Tuesday, October 2, 2007


Does it really bug anyone else when people say "Muscle weighs more than fat".

That's like the stupid little riddle "Which weighs more, a pound of feathers or a pound of lead?"


I understand the benefits of having muscle on your body, and I understand that it takes up less space on your body than fat does, so in that respect, you would have a smaller mass but possibly weigh more because of the added muscle. But I just think that statement up there is irritating!

I'm enjoying the Dr. Phil book, but he said that in one of his paragraphs, and it's just one of my pet peeves I guess! Oh, I'll get over it, I just had to have a random little hissy fit:)


Once Upon A Dieter said...

I think what they mean to say is that the SAME WEIGHT of muscle takes up less space than the SAME WEIGHT OF FAT. Density, not weight. They get the terms mixed up.

But yeah, I know what you mean. :)

The Princess

Heather said...

Lol I agree with you completely. However I would rather have muscle than fat any day!

Dee said...

I'm with you on that one. I have heard that this statement IS true when you are building muscle at a bodybuilders' level, professionally and to a ridiculous degree.

I've heard people use this statement when they haven't lost any weight in a particular week, and they thought that it was because they exercised more hence built up muscle, and muscle weighs more than fat. Now that is just silly. Unless you are already pretty slim and your muscles are well developed, at an athlete's level.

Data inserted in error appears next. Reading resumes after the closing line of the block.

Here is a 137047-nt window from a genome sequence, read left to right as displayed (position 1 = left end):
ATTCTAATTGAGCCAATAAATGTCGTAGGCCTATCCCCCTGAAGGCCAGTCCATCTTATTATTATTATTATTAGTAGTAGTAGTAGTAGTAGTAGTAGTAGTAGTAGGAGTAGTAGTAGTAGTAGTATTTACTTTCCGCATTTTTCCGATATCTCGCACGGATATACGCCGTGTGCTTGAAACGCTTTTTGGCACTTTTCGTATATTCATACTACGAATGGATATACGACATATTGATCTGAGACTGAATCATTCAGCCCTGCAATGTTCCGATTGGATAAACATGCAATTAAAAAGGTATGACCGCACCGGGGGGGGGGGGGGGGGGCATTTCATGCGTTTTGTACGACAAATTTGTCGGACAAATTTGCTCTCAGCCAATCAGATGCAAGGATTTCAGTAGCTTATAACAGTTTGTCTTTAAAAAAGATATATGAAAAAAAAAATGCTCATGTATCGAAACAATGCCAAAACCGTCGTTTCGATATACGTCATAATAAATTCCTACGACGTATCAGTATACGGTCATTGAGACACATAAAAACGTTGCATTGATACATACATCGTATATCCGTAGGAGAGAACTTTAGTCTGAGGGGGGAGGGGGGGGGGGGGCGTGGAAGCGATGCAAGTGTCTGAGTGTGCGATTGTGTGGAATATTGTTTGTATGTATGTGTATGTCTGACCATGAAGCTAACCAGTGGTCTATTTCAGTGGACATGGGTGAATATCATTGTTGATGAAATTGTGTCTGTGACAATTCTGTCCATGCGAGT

Angie All The Way said...

People use this "well known" tidbit to justify their weight loss slow downs when they've been exercising. You are right, a pound is a pound and this kind of excuse isn't justified until you're very lean and THEN start to bulk up.

Anonymous said...

I have to kindly disagree with some of what the other posters have said. If you have a tennis size ball of fat and a tennis size ball of muscle the muscle will way more than the fat even though it's the same size ball of stuff. So it isn't like "which weighs more, a pound of feathers or a pound of lead".

But I do agree the use of that saying is annoying. It takes many many many months for people (women especially) do add even a few pounds of muscle to their bodies so using it as an excuse to not lose isn't ecaxtly 100% true.

BUT when you do lift weights you make tiny tears in your muscles which then hold onto water until the muscle repairs itself. It's not unusual to gain a little or not lose when you lift regularly because of this water retension in your muscles.

AND the more muscle you have the more calories you will burn while just sitting around doing absolutely nothing, that's a pretty big bonus.

Ok, I'm done. LOL

Scale Junkie said...

inch for inch, muscles do weigh more than fat (sorry) but when it comes to the scale, a pound is a pound is a pound.

I think the best reason for me to want more muscle is so I can EAT more and still lose weight LOL